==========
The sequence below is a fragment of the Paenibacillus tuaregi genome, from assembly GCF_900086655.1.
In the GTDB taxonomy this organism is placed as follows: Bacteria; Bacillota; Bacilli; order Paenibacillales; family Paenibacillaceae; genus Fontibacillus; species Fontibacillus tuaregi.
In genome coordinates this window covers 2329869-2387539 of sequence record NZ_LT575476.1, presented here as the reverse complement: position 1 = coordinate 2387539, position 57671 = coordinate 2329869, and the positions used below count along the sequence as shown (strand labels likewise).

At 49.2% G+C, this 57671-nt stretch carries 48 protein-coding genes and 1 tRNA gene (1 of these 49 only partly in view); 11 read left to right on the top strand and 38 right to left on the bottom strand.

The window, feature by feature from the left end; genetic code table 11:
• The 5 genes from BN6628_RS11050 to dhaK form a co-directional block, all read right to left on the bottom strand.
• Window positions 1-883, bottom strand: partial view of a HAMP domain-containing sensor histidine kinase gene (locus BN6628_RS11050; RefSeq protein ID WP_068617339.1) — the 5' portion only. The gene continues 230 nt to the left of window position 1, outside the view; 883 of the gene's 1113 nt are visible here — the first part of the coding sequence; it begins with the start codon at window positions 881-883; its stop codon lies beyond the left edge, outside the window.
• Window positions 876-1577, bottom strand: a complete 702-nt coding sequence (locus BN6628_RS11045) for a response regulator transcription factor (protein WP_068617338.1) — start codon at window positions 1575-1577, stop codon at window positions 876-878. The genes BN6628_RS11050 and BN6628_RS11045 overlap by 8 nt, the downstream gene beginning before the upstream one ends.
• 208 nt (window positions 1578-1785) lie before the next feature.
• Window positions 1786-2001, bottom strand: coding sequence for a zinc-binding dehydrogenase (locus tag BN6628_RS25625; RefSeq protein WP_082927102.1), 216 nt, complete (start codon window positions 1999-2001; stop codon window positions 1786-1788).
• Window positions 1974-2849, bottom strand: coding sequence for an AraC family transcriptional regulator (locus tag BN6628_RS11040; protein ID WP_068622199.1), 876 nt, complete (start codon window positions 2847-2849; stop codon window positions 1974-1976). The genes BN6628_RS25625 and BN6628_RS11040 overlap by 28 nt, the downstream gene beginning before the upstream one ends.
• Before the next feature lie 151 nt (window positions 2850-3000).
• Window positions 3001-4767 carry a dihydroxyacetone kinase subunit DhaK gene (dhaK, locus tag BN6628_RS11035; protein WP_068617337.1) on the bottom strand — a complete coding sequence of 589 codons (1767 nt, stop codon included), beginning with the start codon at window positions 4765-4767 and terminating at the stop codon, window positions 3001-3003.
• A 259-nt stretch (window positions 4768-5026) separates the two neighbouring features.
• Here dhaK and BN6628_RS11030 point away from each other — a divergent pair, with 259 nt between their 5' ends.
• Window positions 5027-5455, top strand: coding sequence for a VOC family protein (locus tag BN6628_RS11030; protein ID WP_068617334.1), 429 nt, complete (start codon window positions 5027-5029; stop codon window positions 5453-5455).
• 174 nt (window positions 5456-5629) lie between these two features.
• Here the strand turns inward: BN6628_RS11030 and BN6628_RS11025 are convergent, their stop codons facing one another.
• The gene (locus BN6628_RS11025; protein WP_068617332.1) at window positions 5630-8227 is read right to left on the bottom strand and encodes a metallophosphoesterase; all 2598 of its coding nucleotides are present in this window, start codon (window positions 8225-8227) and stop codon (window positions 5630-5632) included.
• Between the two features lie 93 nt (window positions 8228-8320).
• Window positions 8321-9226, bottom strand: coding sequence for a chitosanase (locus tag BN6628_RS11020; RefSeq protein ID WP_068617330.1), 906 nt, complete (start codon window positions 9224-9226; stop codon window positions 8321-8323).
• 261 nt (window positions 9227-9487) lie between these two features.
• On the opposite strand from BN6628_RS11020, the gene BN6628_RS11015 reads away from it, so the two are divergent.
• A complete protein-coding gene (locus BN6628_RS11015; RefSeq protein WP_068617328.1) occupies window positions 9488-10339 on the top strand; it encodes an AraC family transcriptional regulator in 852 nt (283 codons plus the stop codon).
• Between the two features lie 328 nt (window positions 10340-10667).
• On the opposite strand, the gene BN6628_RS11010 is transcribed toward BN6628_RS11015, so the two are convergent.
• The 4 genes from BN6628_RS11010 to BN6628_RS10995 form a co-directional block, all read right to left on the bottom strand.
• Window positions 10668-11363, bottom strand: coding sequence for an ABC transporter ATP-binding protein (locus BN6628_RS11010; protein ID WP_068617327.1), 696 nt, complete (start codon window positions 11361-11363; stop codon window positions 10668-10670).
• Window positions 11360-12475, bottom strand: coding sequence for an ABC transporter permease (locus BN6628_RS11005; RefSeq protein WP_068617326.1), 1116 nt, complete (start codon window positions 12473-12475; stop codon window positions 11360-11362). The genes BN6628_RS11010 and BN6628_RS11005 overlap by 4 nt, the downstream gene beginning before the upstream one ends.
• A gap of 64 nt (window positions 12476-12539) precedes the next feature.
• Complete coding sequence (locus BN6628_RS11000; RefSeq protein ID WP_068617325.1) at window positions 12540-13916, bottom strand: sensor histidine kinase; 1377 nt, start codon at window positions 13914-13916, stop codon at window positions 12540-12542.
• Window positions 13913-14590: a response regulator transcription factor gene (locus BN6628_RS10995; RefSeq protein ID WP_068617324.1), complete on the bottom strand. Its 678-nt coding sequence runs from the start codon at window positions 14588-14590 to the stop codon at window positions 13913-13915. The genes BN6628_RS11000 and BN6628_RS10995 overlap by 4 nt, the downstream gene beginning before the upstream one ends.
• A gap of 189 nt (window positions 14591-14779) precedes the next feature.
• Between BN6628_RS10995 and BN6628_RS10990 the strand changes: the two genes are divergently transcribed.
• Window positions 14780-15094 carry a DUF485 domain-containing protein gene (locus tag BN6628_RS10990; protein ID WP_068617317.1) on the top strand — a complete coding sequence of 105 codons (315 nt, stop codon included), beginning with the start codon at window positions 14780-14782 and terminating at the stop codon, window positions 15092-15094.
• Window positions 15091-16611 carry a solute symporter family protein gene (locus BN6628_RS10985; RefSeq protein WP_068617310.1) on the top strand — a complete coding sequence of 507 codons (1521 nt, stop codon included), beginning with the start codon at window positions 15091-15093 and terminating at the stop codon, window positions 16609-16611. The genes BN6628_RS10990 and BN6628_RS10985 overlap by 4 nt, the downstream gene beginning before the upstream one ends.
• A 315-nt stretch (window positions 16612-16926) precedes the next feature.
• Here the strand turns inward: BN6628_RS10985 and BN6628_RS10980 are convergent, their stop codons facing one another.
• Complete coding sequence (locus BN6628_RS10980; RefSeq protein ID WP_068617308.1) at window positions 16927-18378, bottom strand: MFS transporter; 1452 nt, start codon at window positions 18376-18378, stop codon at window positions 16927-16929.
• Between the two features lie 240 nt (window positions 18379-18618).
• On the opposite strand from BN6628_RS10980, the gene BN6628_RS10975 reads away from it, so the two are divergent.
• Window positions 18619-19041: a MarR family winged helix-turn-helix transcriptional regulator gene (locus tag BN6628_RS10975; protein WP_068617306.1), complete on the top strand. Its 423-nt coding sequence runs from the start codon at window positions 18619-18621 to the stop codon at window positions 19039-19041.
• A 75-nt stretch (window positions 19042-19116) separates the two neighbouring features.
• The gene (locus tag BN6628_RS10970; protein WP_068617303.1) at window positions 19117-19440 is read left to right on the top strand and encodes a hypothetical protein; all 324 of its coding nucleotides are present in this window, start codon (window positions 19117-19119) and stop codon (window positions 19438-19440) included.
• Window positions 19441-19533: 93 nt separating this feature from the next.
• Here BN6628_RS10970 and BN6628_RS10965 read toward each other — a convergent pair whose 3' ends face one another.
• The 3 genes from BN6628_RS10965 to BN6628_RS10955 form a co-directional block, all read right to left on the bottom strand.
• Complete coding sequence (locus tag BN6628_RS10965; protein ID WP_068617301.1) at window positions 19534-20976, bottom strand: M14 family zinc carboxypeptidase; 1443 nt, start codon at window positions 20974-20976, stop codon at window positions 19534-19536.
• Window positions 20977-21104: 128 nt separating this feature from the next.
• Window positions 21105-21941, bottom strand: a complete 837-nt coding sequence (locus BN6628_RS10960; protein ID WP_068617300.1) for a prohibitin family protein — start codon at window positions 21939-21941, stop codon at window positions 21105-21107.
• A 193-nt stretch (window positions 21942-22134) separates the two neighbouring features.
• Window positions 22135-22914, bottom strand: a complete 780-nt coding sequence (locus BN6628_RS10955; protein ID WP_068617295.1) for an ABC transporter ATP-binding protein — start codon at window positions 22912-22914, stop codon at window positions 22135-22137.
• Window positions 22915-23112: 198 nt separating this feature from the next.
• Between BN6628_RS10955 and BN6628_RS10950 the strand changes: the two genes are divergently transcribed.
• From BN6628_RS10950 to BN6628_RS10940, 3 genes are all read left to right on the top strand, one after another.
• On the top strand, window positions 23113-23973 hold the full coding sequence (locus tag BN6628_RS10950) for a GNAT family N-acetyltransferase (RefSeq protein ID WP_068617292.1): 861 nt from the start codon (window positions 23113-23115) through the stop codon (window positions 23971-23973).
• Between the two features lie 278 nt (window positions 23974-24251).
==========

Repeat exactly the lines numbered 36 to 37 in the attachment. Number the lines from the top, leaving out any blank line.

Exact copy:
• Window positions 15091-16611 carry a solute symporter family protein gene (locus BN6628_RS10985; RefSeq protein WP_068617310.1) on the top strand — a complete coding sequence of 507 codons (1521 nt, stop codon included), beginning with the start codon at window positions 15091-15093 and terminating at the stop codon, window positions 16609-16611. The genes BN6628_RS10990 and BN6628_RS10985 overlap by 4 nt, the downstream gene beginning before the upstream one ends.
• A 315-nt stretch (window positions 16612-16926) precedes the next feature.